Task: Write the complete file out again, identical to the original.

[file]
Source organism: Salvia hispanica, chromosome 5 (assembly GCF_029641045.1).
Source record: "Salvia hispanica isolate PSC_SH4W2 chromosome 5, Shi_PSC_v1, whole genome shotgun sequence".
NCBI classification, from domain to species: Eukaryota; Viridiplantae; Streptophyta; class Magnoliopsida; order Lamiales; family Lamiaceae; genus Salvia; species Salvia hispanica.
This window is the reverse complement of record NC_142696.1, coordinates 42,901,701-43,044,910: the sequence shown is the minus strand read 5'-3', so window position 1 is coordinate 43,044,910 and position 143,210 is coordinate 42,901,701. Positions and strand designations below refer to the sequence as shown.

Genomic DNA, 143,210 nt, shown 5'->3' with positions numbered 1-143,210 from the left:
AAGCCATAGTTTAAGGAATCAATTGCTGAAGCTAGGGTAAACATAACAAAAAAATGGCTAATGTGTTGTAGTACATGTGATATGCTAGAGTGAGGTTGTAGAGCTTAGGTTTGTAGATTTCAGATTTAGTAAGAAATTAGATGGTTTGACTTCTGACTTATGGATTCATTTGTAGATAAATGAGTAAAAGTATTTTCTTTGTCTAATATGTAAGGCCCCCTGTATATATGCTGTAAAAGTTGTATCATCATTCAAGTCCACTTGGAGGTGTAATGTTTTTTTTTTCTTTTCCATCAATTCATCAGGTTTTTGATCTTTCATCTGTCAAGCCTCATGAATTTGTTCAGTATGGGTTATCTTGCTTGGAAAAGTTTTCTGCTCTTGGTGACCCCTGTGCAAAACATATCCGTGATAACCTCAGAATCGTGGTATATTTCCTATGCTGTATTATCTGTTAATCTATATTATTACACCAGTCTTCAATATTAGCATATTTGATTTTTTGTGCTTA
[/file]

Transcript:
Source organism: Salvia hispanica, chromosome 5 (assembly GCF_029641045.1).
Source record: "Salvia hispanica isolate PSC_SH4W2 chromosome 5, Shi_PSC_v1, whole genome shotgun sequence".
NCBI classification, from domain to species: Eukaryota; Viridiplantae; Streptophyta; class Magnoliopsida; order Lamiales; family Lamiaceae; genus Salvia; species Salvia hispanica.
This window is the reverse complement of record NC_142696.1, coordinates 42,901,701-43,044,910: the sequence shown is the minus strand read 5'-3', so window position 1 is coordinate 43,044,910 and position 143,210 is coordinate 42,901,701. Positions and strand designations below refer to the sequence as shown.

Genomic DNA, 143,210 nt, shown 5'->3' with positions numbered 1-143,210 from the left:
AAGCCATAGTTTAAGGAATCAATTGCTGAAGCTAGGGTAAACATAACAAAAAAATGGCTAATGTGTTGTAGTACATGTGATATGCTAGAGTGAGGTTGTAGAGCTTAGGTTTGTAGATTTCAGATTTAGTAAGAAATTAGATGGTTTGACTTCTGACTTATGGATTCATTTGTAGATAAATGAGTAAAAGTATTTTCTTTGTCTAATATGTAAGGCCCCCTGTATATATGCTGTAAAAGTTGTATCATCATTCAAGTCCACTTGGAGGTGTAATGTTTTTTTTTTCTTTTCCATCAATTCATCAGGTTTTTGATCTTTCATCTGTCAAGCCTCATGAATTTGTTCAGTATGGGTTATCTTGCTTGGAAAAGTTTTCTGCTCTTGGTGACCCCTGTGCAAAACATATCCGTGATAACCTCAGAATCGTGGTATATTTCCTATGCTGTATTATCTGTTAATCTATATTATTACACCAGTCTTCAATATTAGCATATTTGATTTTTTGTGCTTA